" Assembled in part from summaries presented by McCann, S. Mv (1991). Neuroregulatory peptides. In "Brain Endocrinology" (M. Motta, ed.), pp. 1-30. 2nd Ed., Raven Press, New York, with permission. (+), causes release, (-), inhibits release. h A peptide of molecular weight less than 5000. c Indirect effect through CRH. d Exerted through a primary effect on GHRH.

though these may represent the major regulators. Table 3-3 summarizes many other brain peptides that can effect the release of pituitary hormones in addition to the releasing hormones themselves. Consequently, the regulation of pituitary hormone release is potentially complicated, and until the prominent regulators are sorted out from the auxiliary or secondary agents the picture will remain complex. Nevertheless, it will suit our purposes to concentrate on the basic system summarized in Table 3-1.

D. TRH and GnRH Receptors

Of the cell membrane receptors for the releasing hormones, the TRH receptor has been cloned and its three-dimensional structure has been determined by X-ray crystallography. It and the GnRH receptor are the only receptors for the releasing hormones whose structural coordinates are registered in the data bases. Consequently, this receptor will be discussed in some detail, trusting that some of the other releasing hormone receptors may have similar characteristics.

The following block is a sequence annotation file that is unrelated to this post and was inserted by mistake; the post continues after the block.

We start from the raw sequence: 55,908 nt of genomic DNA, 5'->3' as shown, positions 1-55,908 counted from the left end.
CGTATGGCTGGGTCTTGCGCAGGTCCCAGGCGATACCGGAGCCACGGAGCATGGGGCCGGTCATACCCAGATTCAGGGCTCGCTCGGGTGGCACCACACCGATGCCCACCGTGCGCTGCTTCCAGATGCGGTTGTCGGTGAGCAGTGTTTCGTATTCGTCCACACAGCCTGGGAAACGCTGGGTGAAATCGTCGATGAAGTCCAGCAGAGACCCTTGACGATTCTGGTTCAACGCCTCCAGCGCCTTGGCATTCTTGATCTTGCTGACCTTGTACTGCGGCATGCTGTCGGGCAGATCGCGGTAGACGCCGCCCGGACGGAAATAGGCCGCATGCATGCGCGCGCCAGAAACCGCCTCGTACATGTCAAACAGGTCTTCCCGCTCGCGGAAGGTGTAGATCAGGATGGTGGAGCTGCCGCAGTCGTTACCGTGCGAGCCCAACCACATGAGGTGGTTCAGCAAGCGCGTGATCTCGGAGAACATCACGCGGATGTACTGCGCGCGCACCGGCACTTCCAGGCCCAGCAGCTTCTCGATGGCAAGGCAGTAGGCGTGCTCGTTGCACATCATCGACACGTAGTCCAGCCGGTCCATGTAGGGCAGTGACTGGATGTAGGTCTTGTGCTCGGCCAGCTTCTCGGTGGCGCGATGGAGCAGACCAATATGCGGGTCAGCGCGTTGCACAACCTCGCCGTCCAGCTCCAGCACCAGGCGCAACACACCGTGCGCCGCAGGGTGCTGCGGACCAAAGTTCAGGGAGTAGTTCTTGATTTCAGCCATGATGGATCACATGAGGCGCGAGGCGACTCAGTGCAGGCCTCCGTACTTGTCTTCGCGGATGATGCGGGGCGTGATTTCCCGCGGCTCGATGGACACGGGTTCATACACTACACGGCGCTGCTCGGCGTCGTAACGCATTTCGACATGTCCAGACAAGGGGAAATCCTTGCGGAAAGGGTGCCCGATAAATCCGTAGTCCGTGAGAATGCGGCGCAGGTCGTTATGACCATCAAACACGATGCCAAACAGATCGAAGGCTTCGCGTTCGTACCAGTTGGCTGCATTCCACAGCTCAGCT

Two TRH receptors are encoded by two DNA molecules. In one, there is a 52-basepair deletion to yield a receptor that is shorter by 25 amino acids but contains 12 new amino acid residues at the C-terminal end. This isoform occurs by alternative splicing. Both forms of the receptor are functionally similar in a test system. The second form is of interest because TRH receptors are known to couple to either phospholipase C (to produce diacylglycerol and stimulate the protein kinase C pathway) or adenylate cyclase (to produce cyclic AMP and stimulate the protein kinase A pathway). Importantly, the question remains whether there is one receptor that couples both transducers or two forms of the TRH receptor that couple to each pathway independently.

The secondary structure of TRH receptor is shown in Figure 3-11. It has seven membrane-spanning domains reminiscent of the adrenergic receptor, with three external loops and a side chain on the outside surface of the cell and four loops and an extended side chain from the region of the fourth loop on the cytoplasmic side. The region of the 52-base pair deletion is shown in the figure. The internal side chain has several phosphorylation sites, and these are identified as sites for phosphorylations by protein kinase C, protein kinase A, and casein kinase II.

The human GnRH receptor has been cloned and sequenced. It, like the TRH receptor, has a seven-membrane-spanning domain (Figure 3-12). This receptor has some similarities to the TRH receptor. The extracellular domains are qualitatively similar and the intracellular domains are too, except for the cytoplasmic tail,


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